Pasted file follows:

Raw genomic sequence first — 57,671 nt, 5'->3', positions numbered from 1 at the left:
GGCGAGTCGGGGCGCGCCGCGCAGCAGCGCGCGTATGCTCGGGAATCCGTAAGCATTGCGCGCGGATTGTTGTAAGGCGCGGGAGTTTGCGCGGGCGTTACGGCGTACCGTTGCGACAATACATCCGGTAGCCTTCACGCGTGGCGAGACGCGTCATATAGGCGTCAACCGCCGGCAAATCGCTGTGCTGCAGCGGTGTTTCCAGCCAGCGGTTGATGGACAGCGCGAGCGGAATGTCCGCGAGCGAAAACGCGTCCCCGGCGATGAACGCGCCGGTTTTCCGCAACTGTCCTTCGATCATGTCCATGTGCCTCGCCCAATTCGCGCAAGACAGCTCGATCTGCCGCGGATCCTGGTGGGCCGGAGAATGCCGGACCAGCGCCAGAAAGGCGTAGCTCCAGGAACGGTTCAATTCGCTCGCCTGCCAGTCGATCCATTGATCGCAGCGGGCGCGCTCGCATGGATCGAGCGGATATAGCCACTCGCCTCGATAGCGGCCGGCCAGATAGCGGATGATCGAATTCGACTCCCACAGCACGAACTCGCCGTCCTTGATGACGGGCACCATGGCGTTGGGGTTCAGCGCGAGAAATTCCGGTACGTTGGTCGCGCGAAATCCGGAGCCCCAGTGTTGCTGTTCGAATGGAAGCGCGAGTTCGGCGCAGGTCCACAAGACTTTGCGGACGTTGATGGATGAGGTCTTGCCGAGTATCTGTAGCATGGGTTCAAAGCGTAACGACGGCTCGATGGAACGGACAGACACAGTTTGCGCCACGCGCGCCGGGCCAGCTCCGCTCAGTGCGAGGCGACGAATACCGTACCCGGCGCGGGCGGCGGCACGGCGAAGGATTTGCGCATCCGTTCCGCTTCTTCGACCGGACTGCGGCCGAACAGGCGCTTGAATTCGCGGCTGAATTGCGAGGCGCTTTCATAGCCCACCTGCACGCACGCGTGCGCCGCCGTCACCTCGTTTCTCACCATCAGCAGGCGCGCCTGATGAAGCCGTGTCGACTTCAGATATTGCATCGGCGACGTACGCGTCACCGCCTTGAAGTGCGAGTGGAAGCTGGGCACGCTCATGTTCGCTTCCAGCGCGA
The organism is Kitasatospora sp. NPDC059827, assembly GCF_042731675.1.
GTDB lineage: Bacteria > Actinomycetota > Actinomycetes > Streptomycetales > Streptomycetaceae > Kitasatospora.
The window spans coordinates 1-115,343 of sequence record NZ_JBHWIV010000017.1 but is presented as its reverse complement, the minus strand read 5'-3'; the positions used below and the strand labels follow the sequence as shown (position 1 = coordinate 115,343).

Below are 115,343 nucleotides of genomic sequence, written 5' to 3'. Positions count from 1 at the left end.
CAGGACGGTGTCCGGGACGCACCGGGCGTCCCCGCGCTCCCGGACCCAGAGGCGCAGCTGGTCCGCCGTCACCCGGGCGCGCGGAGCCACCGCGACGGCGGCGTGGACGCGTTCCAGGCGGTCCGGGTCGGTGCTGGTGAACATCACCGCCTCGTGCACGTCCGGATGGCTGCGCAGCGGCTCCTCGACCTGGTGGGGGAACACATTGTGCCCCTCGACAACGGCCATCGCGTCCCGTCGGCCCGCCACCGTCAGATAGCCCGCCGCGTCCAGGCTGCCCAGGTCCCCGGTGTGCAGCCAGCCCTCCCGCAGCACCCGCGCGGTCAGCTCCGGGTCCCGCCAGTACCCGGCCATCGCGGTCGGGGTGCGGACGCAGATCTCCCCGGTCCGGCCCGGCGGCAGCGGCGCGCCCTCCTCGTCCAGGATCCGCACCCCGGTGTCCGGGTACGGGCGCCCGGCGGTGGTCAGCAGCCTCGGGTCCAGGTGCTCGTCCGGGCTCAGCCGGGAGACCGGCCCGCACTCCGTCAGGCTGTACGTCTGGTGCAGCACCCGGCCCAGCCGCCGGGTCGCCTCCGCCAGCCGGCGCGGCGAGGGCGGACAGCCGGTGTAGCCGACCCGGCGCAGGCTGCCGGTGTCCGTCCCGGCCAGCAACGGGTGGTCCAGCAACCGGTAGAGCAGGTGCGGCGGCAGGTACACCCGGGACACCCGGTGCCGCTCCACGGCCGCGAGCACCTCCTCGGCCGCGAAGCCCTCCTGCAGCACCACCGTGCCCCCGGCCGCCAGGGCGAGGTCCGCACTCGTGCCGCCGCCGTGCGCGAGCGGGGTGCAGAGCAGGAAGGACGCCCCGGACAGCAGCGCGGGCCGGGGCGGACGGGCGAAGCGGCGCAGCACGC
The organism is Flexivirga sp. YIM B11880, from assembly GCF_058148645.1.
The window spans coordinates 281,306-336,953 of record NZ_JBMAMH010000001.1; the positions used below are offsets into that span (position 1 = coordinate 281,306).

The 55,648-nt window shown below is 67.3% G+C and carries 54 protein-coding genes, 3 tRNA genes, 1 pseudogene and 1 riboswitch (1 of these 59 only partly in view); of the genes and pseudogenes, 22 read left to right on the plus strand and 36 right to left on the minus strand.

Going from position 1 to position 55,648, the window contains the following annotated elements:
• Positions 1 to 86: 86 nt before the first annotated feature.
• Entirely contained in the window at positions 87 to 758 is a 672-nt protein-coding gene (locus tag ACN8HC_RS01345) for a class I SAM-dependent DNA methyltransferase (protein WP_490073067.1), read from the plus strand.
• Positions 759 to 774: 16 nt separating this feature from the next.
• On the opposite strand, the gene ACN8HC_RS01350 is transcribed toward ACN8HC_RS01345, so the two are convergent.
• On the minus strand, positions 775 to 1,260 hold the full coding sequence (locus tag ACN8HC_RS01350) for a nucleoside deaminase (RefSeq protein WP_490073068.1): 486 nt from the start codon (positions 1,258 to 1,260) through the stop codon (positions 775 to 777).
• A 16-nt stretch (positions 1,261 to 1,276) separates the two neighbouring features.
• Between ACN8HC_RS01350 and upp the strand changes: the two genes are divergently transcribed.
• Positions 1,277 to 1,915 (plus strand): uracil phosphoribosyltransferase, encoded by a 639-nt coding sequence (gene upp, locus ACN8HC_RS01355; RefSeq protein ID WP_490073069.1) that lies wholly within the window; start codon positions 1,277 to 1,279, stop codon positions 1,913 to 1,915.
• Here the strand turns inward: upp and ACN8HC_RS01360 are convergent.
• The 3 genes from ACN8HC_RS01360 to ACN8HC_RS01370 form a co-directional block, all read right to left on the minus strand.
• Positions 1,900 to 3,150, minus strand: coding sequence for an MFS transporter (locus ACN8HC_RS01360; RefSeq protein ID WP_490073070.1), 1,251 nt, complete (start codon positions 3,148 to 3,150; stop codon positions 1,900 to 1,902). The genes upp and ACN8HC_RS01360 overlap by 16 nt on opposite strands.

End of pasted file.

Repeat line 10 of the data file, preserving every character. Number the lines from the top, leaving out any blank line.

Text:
The 55,648-nt window shown below is 67.3% G+C and carries 54 protein-coding genes, 3 tRNA genes, 1 pseudogene and 1 riboswitch (1 of these 59 only partly in view); of the genes and pseudogenes, 22 read left to right on the plus strand and 36 right to left on the minus strand.